One of the most sensible ways to build beautiful wearable tech is to take something that’s already beautiful and add a smart strap or module or clip on that makes it connected without ruining the good looks.
Devices like Chronos do a pretty elegant job of adding features to treasured timepieces. Sadly, the INOX Cybertool, a new collaboration from Acer and Victorinox takes a brilliant idea – add a smart bezel to a mechanical watch – and fails to make it work in execution.
Victorinox INOX Cybertool: Design
The plastic, Gorilla Glass coated INOX Cybertool adds a non touch display, alerts, activity tracking and phone finding features to existing INOX watches. It comes in blue or black and costs a considerable $225. It also pretty much destroys any semblance of style.
When we first got the release, we noted that it’s just 24g so sure, it is light. We didn’t realise just how chunky it is – the device, which you slide your watch into, is actually 21.9mm thick.
You can see from the pics what that looks like on a normal sized girl’s wrist, we doubt it would be much of an improvement on a man’s wrist. For comparison, an Apple Watch is 10.5mm thick.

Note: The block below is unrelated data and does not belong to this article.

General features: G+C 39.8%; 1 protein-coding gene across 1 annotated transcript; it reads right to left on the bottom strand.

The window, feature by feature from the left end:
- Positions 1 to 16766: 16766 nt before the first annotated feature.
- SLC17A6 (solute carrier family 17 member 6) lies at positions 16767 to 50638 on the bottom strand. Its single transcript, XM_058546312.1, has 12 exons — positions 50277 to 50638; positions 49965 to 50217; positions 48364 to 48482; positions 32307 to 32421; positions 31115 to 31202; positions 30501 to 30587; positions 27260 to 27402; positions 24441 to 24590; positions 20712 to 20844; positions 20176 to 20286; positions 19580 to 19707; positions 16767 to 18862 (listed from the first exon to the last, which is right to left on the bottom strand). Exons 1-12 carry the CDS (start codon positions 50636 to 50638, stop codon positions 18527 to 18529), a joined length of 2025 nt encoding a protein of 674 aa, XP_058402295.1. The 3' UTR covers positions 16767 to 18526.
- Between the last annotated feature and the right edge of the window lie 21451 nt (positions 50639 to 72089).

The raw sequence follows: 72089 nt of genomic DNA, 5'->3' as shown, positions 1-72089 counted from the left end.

Victorinox INOX Cybertool: Features
In our quick demo, we cycled through the options with the two physical buttons and got a sense of what you’ll actually be able to see. Only the first four letters of who is calling you, for instance, as well as things like global timezones and your daily activity progress.
The activity tracking in the app (iOS and Android) looked fine but nothing special and the battery life is unsurprisingly a decent five to seven days, considering what you actually get.
We’re really trying to think of some positives here – it slides on and off quickly so we guess it could be used in situations where you want the connected features but you know, no-one will see you wearing this thing.
Victorinox INOX Cybertool: We can fix this
Like we said, this is kind of a neat idea. The bezel is a great place to do some innovating, as we’ve seen from the Samsung Gear S2. Could it be a place to stick small extra displays onto analogue watches? Maybe. But this isn’t the way to do it.
Acer needs to rethink where the display needs to sit and where the rest of the tech can go. It’s light enough but it needs to be considerably smaller and more stylish.
As it stands, for $225 we really can’t see many (any?) INOX owners choosing to buy this device. A slim, stainless steel, less than 3mm Chronos disc doesn’t offer any kind of display but it does activity tracking and gestures for a $99 pre-order price. Plus it works with 80% of regular watches.
We’ll give the INOX Cybertool the benefit of a proper test to find out if it’s genuinely useful but stay tuned to see if Acer and Victorinox try to make something with a bit more style.